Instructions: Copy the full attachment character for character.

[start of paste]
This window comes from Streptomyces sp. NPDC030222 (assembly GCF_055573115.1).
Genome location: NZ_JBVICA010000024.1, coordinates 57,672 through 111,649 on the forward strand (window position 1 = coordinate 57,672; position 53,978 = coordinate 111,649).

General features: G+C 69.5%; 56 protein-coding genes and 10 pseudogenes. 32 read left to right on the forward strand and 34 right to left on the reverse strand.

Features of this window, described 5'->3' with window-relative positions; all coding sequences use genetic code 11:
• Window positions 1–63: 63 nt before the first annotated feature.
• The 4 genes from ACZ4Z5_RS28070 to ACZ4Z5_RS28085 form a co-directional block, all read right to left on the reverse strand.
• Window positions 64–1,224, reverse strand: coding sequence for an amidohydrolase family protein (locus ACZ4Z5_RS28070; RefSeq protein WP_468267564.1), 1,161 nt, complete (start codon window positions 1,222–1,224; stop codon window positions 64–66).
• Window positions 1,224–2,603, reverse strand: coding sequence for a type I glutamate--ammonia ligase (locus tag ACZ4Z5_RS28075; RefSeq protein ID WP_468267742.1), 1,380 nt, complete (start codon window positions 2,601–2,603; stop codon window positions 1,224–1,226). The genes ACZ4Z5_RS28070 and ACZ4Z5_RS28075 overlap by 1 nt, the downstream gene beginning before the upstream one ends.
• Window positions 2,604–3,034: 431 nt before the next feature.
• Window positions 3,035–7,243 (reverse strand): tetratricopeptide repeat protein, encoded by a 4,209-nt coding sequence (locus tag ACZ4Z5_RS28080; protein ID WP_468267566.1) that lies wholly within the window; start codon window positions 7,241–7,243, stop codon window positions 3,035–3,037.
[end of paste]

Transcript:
This window comes from Streptomyces sp. NPDC030222 (assembly GCF_055573115.1).
Genome location: NZ_JBVICA010000024.1, coordinates 57,672 through 111,649 on the forward strand (window position 1 = coordinate 57,672; position 53,978 = coordinate 111,649).

General features: G+C 69.5%; 56 protein-coding genes and 10 pseudogenes. 32 read left to right on the forward strand and 34 right to left on the reverse strand.

Features of this window, described 5'->3' with window-relative positions; all coding sequences use genetic code 11:
• Window positions 1–63: 63 nt before the first annotated feature.
• The 4 genes from ACZ4Z5_RS28070 to ACZ4Z5_RS28085 form a co-directional block, all read right to left on the reverse strand.
• Window positions 64–1,224, reverse strand: coding sequence for an amidohydrolase family protein (locus ACZ4Z5_RS28070; RefSeq protein WP_468267564.1), 1,161 nt, complete (start codon window positions 1,222–1,224; stop codon window positions 64–66).
• Window positions 1,224–2,603, reverse strand: coding sequence for a type I glutamate--ammonia ligase (locus tag ACZ4Z5_RS28075; RefSeq protein ID WP_468267742.1), 1,380 nt, complete (start codon window positions 2,601–2,603; stop codon window positions 1,224–1,226). The genes ACZ4Z5_RS28070 and ACZ4Z5_RS28075 overlap by 1 nt, the downstream gene beginning before the upstream one ends.
• Window positions 2,604–3,034: 431 nt before the next feature.
• Window positions 3,035–7,243 (reverse strand): tetratricopeptide repeat protein, encoded by a 4,209-nt coding sequence (locus tag ACZ4Z5_RS28080; protein ID WP_468267566.1) that lies wholly within the window; start codon window positions 7,241–7,243, stop codon window positions 3,035–3,037.